(Proportionally, a modern day human's legs are a large percentage of their height. In a Sasquatch, the body length is so excessive that the legs are one third of the total height. If that were so on humans, I would be 96 inches tall instead of 68 inches)
There is a great deal of chatter in the community about how Sasquatch walk. Many who are considered experts are trying to compare their locomotion to either apes or modern humans. But, Sasquatch is anatomically what anthropologists refer to as "robust," such as was Neanderthal and Denosovan body types. Neanderthal possessed a different pelvis, shorter legs and longer bodies, with robust bone structure. Taking that into account, they would have a locomotion that would be on two feet, but different than what we identify with "human" locomotion.
Below is theory proposed by Karl Sup, Sasquatch researcher, and myself. This is not the end of the discussion, but the beginning of one about opening our minds to a different process of walking for a more robustly built being with more body weight, longer spine, and shorter legs. Hopefully, this can start a helpful discussion on how someone with a robust frame would walk and how that differs from us homo sapiens who can step off the ball of the foot and bear our weight on that delicate process.
Horizontally Dynamic Foot Theory
By Karl Sup and Sharon Day
November 21, 2012
Visual evidence in films such as Bluff Creek Patterson-Gimlin film (1967), show a creature whose body length is highly disproportionate with human beings, with powerful gluteus and leg muscles, wide hips, as well as a smooth, compliant gait that does not generate any head bounce. This evidence demonstrates that there is no “step off” in their gait, but instead the sasquatch maintain a knee-bent, ‘snow-shoeing’ compliant gait in which the rear foot and forefoot exhibit separate flexibility, often referred to as a mid-tarsal flexion break. This theory proposes that there is an additional shift of the rear foot towards the forefoot (or an inchworm effect), that can create a composite pinch of substrate or forest litter like pine needles and leaves.
In the instance of a human who is morbidly obese, his frame and gait cannot typically tolerate their excess weight. Instead of the typical push off on the ball of their foot, this individual will sway side to side (“waddle”), thereby wearing down his knee joints. But, in the instance of a very heavy creature perfectly designed for such weight, the hips are wider, the joints are very flexible to allow for a bent-knee, flat-footed gait, which in turn create enormous gluteus muscles, leg muscles, and a smooth “cross country skier” glide that is reported by those who have witnessed this gait.
Humans have an Achilles tendon to lever their foot for that push-off dexterity and it is entirely possible that Sasquatch also possesses a dorsal tendon on the bottom and side of the foot that allows for flexibility on the sole of the foot.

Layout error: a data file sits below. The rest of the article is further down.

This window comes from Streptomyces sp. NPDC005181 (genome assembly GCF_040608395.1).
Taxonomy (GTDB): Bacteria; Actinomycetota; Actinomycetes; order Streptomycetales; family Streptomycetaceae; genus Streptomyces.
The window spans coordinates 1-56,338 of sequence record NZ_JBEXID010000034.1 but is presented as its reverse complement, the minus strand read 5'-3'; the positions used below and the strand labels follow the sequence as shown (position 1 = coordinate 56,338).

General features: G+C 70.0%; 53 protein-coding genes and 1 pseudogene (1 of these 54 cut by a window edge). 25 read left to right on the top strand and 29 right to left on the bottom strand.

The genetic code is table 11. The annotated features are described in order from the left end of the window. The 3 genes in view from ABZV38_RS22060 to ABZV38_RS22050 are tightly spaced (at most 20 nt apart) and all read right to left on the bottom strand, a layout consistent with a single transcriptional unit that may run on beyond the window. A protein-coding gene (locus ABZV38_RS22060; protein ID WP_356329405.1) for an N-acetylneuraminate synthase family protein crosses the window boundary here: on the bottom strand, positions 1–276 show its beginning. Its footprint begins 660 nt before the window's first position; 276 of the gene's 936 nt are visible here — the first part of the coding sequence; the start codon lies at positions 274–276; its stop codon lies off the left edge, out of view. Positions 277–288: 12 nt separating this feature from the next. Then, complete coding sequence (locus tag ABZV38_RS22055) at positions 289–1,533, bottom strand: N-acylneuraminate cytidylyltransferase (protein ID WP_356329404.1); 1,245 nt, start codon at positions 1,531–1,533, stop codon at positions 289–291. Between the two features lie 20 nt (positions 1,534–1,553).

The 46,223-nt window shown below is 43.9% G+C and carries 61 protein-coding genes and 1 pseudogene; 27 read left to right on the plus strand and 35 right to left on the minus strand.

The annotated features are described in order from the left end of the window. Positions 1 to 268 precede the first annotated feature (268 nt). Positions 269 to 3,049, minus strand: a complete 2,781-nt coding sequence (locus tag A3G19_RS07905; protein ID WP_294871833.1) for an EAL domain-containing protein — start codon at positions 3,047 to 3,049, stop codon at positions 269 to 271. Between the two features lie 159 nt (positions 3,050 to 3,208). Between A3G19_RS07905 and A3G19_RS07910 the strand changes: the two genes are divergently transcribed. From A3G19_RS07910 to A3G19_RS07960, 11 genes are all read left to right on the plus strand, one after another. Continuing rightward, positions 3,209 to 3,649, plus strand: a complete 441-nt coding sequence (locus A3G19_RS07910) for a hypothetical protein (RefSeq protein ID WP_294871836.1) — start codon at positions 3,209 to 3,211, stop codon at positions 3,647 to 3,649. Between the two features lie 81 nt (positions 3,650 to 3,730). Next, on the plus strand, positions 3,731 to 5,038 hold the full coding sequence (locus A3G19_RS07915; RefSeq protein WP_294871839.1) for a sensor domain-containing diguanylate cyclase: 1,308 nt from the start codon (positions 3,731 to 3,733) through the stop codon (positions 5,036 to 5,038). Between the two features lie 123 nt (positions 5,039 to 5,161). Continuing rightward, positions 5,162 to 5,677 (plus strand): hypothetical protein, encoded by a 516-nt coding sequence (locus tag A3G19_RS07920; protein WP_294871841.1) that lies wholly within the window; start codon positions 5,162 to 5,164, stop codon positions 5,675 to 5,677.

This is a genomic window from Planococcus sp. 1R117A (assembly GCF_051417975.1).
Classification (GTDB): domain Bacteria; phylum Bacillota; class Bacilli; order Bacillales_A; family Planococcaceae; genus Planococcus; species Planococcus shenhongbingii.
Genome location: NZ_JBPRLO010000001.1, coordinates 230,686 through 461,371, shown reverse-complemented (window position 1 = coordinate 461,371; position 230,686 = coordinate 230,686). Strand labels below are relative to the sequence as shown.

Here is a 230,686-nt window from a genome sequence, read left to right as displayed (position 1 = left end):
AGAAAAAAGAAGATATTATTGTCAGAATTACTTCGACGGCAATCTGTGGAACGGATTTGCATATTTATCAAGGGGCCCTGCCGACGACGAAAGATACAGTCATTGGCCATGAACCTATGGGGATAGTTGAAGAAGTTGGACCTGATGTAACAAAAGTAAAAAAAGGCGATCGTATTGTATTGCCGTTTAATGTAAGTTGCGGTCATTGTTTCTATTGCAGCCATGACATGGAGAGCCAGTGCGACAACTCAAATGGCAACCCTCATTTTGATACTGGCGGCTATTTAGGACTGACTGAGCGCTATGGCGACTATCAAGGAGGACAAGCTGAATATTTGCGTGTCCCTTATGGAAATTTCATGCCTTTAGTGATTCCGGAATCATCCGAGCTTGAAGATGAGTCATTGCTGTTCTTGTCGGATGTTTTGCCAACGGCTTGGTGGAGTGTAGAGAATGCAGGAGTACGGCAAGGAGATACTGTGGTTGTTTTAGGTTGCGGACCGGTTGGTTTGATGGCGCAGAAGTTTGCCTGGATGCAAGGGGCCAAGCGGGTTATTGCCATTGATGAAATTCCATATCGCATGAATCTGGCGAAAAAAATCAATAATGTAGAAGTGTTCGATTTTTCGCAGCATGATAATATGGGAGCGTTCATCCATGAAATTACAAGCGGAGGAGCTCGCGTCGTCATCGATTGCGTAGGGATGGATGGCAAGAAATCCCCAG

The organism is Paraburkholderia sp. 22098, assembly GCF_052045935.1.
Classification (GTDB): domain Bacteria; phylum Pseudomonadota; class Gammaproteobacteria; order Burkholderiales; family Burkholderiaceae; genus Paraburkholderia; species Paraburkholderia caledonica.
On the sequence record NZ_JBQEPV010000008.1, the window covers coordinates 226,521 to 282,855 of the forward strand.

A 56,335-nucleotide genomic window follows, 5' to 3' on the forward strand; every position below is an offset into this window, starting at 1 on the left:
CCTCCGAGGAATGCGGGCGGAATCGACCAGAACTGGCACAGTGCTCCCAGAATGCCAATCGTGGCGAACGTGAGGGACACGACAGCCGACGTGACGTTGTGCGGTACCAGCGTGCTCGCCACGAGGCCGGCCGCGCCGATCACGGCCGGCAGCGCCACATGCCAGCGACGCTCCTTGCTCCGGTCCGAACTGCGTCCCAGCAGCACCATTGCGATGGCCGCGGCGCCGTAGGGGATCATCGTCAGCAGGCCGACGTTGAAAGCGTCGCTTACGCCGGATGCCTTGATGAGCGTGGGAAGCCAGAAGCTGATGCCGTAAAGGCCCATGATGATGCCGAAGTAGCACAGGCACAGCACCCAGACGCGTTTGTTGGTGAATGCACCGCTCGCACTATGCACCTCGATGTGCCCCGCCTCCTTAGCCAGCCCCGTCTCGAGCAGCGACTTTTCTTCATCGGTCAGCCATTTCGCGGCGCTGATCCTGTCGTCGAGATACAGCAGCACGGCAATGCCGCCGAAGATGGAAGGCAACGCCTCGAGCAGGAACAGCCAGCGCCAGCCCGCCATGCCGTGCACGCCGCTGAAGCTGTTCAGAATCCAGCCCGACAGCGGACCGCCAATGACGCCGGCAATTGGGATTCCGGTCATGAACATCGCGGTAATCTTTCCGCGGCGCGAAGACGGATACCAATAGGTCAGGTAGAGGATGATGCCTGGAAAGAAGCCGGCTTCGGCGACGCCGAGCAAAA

There have been reports and video of Sasquatches performing what can only be called a rabbit run, where he goes down onto all fours, galloping with his legs up and around rotating like a rabbit’s. This flexibility is highly impressive, but this run makes a great deal more sense for distance covering and staying low and less visible. With the enormous amount of lower body muscle mass that Sasquatch possesses, the launch distance created by going on all four is an enormous leap, legs rotating to give even more momentum to thrust a long distance again. It makes sense both for the ability to remain lower and more hidden, as well as covering ground fast. Sasquatch is also seen doing a “creeper walk” which is like a squat as if he is sitting in a chair and creeping his bent legs forward. This not only makes him much shorter and less noticeable in brush, but gives him a steady, albeit slow, silent stalking gait.
About the authors of this theory
Karl Sup is a software architect, developer and analyst, and an avid Bigfoot researcher working in the mountains of Arizona for many years. During this research, he observed a pattern in trackways and prints where debris or pine needles were caught in the center crease of the prints that were “pinched” into place. Karl’s two children, Jonathan and Kaitlyn, both pre-med majors in college assisted with details regarding anatomy/physiology and the overall feasibility of this theory. Karl also has had decades of audio analysis and editing, and assisted in helping M.K. Davis clean up and enhance audio from VHS tapes he has been studying and discovered the presence of infrasound within those recordings.
Sharon Day is author of Ghost Hunting Theories and a paranormal enthusiast, co-author of the upcoming book “Paranormal Geeks.” She keeps herself well immersed in all things Bigfoot and is a medical transcriptionist by trade and from a family of doctors and nurses. An experience with a ruptured Achilles tendon and its reattachment had her thinking about Bigfoot’s gait.
(Undisclosed cave entrance in Arizona)
(Comparing height proportions in relation to ratio of leg length to total height)
This is not just a man in a suit – look at the proportions. "Patty's" leg length ratio when compared to her height is 1/3 of her final height. For humans, it’s more than 2/3rd (see Sharon’s photo on the left) It’s not only a disproportionately long body (if Sharon had the same ratio, her final height would be 96 inches instead of 68!), the gluteus muscles on the Bigfoot appear to be about 1/3 of its entire back height!
Look around the 13 seconds on time period at the foot falls -
(animation courtesy of MK Davis)
As an update-MK Davis has been running across evidence to point to this concept -
Thank you, MK, for looking for evidence to support our theory.